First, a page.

By Ben Hayes

‘When Football was Football: Charlton Athletic - a nostalgic look at a century of the club’ by Michael Walsh (£25 published by Haynes).

My initial impressions were not good. 

The title is bad enough, harking back as it does to a mythical past when football was somehow more football than football is now. 

And it is a part of a series - a series published by Haynes. 

Now they are a fine publishing company I’m sure, but don’t they do car manuals? 

And the front page tells us ‘From the archives of the Daily Mirror’, so everything was shouting cliché-ridden, hastily put together, cut and paste cash in.  

Only it isn’t.

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The main reason is that the author, uncredited on the dust cover for some strange reason, is a Charlton fan - and a fan who can write. 

Michael Walsh is an associate sports editor for the Sunday People, as well as author of a number of books on the Great War.

Combine a real feeling for the club and its history, good and bad, with a surprisingly strong and varied set of photographs, and you have a coffee table book that will fascinate new or younger fans and delight older, long suffering Addicks.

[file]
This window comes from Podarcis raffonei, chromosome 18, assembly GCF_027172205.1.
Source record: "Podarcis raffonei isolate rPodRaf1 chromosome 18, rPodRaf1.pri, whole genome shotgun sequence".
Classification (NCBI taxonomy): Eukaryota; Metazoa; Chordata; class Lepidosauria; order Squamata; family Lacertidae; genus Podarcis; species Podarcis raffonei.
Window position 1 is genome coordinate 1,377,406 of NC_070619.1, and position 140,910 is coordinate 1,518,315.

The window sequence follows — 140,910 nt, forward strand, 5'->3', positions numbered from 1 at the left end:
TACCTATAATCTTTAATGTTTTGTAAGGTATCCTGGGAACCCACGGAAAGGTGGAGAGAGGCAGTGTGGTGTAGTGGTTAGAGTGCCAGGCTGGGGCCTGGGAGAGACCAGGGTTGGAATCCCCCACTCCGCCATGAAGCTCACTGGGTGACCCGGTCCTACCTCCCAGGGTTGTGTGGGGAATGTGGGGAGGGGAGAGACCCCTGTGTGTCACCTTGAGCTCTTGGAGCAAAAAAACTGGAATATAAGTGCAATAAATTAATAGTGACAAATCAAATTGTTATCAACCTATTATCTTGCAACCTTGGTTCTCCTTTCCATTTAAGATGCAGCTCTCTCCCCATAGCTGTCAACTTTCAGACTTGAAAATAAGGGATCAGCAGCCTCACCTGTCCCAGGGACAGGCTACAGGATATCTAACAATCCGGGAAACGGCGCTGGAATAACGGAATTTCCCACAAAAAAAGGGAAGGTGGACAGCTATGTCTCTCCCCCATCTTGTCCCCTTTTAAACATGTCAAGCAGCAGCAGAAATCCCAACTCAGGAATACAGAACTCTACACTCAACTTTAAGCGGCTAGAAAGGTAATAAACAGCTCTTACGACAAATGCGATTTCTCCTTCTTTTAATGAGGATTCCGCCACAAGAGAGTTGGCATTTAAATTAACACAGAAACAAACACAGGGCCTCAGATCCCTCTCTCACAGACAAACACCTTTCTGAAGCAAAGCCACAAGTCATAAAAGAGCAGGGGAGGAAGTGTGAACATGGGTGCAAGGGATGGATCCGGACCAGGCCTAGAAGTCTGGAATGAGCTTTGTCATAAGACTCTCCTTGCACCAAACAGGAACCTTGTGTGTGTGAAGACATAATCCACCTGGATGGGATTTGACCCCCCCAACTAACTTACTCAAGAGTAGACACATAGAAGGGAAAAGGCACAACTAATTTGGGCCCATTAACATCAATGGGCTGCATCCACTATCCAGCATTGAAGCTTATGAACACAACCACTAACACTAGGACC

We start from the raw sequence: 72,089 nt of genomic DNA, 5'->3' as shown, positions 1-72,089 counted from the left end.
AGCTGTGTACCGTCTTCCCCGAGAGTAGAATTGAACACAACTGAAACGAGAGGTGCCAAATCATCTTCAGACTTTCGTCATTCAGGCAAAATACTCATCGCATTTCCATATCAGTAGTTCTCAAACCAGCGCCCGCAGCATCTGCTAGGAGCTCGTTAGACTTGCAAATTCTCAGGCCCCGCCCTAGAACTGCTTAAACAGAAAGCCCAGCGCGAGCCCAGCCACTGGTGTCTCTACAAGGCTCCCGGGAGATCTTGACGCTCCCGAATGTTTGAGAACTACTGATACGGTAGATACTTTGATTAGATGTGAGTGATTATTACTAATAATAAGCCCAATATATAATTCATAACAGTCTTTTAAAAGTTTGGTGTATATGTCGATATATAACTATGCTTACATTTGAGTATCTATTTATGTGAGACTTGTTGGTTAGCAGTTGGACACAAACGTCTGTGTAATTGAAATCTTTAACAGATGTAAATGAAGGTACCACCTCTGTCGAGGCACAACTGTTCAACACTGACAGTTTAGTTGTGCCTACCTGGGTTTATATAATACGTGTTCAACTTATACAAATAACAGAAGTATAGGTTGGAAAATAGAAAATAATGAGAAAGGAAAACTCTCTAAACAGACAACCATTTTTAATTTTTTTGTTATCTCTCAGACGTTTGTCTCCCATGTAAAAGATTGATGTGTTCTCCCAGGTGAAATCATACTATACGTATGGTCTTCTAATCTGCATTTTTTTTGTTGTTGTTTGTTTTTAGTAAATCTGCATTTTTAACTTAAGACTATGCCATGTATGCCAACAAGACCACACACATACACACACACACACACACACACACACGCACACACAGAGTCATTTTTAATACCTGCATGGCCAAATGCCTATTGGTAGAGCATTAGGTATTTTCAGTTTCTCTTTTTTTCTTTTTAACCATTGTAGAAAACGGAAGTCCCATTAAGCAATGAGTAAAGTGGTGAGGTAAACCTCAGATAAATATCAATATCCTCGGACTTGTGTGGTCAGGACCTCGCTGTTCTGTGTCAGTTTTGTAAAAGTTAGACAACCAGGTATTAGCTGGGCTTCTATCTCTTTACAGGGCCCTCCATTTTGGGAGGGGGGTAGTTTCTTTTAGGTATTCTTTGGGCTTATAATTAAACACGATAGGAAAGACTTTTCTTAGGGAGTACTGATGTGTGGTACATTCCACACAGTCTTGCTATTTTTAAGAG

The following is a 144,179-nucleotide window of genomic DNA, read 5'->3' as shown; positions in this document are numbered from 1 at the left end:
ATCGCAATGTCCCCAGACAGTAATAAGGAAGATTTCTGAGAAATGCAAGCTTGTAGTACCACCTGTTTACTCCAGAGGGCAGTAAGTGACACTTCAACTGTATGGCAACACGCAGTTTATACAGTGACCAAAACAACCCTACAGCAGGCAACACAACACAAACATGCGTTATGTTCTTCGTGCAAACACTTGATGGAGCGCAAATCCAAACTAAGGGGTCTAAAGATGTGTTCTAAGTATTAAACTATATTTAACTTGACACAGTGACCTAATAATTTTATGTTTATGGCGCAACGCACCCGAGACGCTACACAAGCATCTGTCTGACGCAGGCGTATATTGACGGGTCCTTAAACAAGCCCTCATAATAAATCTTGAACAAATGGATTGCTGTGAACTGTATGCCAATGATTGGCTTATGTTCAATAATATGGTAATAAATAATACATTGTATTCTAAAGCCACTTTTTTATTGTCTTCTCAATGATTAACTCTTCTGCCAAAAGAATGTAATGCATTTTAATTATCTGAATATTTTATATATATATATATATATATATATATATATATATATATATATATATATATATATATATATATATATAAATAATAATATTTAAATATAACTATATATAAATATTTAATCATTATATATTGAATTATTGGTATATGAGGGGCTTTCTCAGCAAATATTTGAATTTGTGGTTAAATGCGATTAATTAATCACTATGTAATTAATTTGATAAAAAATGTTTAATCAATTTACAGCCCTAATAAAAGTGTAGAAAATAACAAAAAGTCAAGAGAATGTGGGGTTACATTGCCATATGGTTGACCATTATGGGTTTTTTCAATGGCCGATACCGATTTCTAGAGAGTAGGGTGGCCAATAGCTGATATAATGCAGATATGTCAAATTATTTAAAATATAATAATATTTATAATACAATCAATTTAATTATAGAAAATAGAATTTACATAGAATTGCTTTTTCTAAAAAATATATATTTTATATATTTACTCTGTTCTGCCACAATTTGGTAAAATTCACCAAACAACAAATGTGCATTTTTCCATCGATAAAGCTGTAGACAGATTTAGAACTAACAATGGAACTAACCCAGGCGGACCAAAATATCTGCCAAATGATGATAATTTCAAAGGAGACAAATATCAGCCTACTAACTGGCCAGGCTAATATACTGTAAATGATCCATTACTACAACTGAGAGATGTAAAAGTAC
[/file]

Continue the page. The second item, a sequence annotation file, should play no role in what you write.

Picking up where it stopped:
The pictures are not always of games but sometimes of human interest stories such as Sam Bartram’s wedding or the tragic funeral for George Green’s 18-month-old son. 

The big matches and events are all there but there are a number of pre-season shots, perhaps never previously used, with biographies of the stars from the 1930s. 

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There are other legends profiled up to the 21st century.

There are a worrying number of naked or semi-naked shots - a young Paul Walsh in the shower, a group of players from the mid-1950s squashed together in a communal bath at The Valley, but most disconcerting is Derek Hales wearing only that trademark beard and a far too tight pair of hotpants.

Moving quickly on, there are plenty of behind the scenes from The Valley.

I’d never realised just how ornate the old, Tudor-style boardroom was. 

I do remember just how big, and in some places ramshackle, the old Valley was but the photos, and the book, are loving if also realistic.

The making of the book, though, is the clear layout that mixes facts, history, photos and quotes without making the page look too busy.

As we wait for more signings and eagerly look to see who will be the new legends to write the next few chapters in our club’s history, I’ll finish with a quote taken from the book from Dean Kiely which for me sums up what I want Charlton to be about.

“I’m a footballer, a commodity, a piece of meat, call it what you will, but at Charlton they care about their commodities, they care about their players and as player it is rare that you get that feeling at a club.”

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